The elegant young lady, as she had a full right to be called if she cared for the definition, arrested all the local attention when she emerged into the summer-evening light with that diadem-and-sceptre bearing—many people for reasons of heredity discovering such graces only in those whose vestibules are lined with ancestral mail, forgetting that a bear may be taught to dance. While this air of hers lasted, even the inanimate objects in the street appeared to know that she was there; but from a way she had of carelessly overthrowing her dignity by versatile moods, one could not calculate upon its presence to a certainty when she was round corners or in little lanes which demanded no repression of animal spirits. ‘Well to be sure!’ exclaimed a milkman, regarding her. ‘We should freeze in our beds if ’twere not for the sun, and, dang me! if she isn’t a pretty piece. A man could make a meal between them eyes and chin—eh, hostler? Odd nation dang my old sides if he couldn’t!’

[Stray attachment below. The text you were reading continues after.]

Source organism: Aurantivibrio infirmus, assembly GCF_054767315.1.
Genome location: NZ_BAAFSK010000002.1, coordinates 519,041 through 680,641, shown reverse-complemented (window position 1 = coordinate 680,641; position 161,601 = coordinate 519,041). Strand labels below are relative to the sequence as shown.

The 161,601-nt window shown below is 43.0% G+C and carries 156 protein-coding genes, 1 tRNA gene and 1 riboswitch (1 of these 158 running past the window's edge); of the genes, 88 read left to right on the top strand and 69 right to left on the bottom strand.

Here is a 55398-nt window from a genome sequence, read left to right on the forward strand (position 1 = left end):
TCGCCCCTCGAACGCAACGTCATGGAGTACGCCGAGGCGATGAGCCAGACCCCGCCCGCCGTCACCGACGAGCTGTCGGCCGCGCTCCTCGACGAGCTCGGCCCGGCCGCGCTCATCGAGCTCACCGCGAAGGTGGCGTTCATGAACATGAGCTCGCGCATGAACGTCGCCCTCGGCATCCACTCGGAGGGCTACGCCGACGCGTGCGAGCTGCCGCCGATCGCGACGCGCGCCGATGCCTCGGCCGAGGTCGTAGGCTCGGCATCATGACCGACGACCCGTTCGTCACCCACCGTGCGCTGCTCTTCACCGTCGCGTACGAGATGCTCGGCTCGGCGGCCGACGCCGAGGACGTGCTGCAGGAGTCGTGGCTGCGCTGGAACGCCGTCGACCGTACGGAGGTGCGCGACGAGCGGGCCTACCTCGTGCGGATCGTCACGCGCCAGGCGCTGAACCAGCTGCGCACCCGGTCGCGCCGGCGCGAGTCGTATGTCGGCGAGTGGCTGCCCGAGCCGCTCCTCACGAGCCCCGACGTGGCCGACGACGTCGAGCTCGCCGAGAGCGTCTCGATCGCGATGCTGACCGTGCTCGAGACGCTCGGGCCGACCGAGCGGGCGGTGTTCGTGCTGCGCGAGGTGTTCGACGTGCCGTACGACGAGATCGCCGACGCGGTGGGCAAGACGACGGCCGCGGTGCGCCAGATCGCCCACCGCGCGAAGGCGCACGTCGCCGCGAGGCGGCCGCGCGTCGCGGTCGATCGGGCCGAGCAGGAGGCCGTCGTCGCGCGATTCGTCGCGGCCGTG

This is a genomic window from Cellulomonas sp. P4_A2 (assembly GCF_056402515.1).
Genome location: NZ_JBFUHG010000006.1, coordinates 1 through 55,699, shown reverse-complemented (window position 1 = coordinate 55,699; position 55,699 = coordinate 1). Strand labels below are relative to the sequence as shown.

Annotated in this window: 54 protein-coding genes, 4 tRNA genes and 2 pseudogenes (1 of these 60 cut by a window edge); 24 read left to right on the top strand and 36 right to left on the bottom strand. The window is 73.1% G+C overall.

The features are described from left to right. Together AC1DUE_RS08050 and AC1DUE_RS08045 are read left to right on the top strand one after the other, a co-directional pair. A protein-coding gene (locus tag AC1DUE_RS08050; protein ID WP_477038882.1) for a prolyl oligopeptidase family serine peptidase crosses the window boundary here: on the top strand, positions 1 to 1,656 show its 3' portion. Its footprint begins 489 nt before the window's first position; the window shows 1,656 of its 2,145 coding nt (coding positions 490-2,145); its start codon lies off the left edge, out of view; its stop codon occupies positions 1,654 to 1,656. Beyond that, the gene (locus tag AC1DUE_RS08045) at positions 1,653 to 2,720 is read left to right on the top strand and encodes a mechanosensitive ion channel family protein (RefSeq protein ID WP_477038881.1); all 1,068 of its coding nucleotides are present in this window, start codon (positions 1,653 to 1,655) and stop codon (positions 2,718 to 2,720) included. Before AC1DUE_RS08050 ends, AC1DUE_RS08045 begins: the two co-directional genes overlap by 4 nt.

The speaker, who had been carrying a pair of pails on a yoke, deposited them upon the edge of the pavement in front of the inn, and straightened his back to an excruciating perpendicular. His remarks had been addressed to a rickety person, wearing a waistcoat of that preternatural length from the top to the bottom button which prevails among men who have to do with horses. He was sweeping straws from the carriage-way beneath the stone arch that formed a passage to the stables behind.
‘Never mind the cursing and swearing, or somebody who’s never out of hearing may clap yer name down in his black book,’ said the hostler, also pausing, and lifting his eyes to the mullioned and transomed windows and moulded parapet above him—not to study them as features of ancient architecture, but just to give as healthful a stretch to the eyes as his acquaintance had done to his back. ‘Michael, a old man like you ought to think about other things, and not be looking two ways at your time of life. Pouncing upon young flesh like a carrion crow—’tis a vile thing in a old man.’